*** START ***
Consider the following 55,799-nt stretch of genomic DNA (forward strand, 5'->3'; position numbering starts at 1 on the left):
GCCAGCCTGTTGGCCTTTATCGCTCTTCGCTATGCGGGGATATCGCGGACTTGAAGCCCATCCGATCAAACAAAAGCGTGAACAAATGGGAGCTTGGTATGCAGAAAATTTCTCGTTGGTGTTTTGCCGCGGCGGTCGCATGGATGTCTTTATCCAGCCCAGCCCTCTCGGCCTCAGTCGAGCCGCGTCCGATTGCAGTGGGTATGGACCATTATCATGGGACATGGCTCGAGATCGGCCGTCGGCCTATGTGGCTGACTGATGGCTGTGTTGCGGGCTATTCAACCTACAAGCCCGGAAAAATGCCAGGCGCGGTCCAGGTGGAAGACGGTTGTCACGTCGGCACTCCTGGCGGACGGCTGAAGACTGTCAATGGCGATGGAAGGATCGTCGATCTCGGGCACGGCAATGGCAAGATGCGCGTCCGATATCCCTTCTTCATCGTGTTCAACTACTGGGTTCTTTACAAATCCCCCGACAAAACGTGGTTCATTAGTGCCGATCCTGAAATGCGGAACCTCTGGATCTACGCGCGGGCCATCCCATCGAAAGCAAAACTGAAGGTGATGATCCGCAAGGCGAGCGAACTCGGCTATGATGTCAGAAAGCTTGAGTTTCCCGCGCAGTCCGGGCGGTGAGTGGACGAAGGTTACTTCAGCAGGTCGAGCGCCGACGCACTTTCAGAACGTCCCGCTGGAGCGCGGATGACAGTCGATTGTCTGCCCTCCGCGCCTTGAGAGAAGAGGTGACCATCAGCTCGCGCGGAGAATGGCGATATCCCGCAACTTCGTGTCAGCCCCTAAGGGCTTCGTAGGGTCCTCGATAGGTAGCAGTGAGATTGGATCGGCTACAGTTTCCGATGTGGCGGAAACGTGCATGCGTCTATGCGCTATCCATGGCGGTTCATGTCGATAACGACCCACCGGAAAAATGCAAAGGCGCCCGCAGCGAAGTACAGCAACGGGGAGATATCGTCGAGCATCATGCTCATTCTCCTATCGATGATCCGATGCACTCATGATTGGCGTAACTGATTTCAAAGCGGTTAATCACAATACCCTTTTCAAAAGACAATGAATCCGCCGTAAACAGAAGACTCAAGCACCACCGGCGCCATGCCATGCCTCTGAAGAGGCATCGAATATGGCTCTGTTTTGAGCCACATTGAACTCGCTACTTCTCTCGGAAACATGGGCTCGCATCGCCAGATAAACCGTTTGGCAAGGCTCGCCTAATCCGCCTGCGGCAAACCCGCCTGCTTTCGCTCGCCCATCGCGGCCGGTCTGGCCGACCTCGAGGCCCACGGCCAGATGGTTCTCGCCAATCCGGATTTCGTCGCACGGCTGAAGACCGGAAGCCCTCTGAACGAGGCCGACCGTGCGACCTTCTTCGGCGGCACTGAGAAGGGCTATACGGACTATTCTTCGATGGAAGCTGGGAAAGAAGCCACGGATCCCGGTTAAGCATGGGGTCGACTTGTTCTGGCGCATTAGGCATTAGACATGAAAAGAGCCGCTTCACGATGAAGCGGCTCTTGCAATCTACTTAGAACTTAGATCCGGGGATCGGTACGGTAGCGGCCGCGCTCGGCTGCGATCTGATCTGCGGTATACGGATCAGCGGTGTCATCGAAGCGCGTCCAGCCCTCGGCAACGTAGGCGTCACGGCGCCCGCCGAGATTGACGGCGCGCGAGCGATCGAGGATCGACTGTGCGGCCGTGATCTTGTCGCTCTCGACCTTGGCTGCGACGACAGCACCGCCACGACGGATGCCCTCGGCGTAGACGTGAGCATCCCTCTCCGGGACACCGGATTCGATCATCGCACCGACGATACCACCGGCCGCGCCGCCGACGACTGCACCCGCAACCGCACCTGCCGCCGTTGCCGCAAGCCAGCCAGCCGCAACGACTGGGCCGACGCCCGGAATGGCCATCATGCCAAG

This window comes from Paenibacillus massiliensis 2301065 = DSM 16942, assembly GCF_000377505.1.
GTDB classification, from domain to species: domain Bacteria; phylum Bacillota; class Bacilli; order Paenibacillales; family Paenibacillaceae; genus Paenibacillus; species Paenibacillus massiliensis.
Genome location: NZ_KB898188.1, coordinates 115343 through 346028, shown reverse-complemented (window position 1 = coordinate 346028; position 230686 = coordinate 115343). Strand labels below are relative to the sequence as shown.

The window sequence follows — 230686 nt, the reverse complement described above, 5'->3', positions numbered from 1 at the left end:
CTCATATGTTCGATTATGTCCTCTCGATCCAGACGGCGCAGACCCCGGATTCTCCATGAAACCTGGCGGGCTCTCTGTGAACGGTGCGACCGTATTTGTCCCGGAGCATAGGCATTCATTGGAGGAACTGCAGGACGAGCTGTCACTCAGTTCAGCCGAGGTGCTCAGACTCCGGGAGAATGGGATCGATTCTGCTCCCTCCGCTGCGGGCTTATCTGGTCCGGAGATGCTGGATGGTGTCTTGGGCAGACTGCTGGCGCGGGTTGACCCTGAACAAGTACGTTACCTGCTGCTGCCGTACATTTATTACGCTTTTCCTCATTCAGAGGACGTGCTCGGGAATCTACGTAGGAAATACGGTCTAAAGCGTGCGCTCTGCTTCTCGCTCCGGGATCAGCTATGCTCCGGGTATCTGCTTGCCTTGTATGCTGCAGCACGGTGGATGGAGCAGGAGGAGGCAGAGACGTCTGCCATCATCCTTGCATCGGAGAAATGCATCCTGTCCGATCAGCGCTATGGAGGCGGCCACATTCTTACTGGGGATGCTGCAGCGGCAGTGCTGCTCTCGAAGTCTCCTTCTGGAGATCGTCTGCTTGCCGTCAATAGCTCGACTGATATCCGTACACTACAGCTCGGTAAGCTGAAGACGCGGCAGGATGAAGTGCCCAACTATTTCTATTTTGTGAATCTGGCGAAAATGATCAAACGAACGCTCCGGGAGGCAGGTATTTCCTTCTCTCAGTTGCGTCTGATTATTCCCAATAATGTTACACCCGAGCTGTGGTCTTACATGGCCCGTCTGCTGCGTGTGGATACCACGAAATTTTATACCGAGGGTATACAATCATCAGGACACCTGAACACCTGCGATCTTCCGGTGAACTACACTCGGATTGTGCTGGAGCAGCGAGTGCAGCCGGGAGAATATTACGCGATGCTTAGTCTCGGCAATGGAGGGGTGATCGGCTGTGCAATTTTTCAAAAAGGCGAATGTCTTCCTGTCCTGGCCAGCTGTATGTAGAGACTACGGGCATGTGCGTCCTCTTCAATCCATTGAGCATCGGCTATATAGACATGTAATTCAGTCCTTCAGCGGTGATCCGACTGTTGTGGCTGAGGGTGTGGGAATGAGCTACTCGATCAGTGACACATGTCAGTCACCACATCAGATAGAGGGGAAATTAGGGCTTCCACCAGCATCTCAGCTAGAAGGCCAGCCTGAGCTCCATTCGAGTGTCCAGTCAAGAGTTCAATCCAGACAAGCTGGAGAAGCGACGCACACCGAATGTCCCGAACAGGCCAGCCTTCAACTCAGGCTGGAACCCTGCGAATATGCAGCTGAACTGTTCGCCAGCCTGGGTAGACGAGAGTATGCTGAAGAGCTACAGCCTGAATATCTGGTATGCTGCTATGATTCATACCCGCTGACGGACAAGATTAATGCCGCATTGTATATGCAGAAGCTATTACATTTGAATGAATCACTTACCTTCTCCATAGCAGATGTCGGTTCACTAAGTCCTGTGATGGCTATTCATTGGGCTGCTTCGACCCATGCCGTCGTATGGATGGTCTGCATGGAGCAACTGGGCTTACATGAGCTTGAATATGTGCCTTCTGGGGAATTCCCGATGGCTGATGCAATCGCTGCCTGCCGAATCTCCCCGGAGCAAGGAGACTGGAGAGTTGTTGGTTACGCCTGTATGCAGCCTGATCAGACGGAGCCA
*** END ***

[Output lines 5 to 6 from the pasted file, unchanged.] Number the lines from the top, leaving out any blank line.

Genome location: NZ_KB898188.1, coordinates 115343 through 346028, shown reverse-complemented (window position 1 = coordinate 346028; position 230686 = coordinate 115343). Strand labels below are relative to the sequence as shown.

The window sequence follows — 230686 nt, the reverse complement described above, 5'->3', positions numbered from 1 at the left end: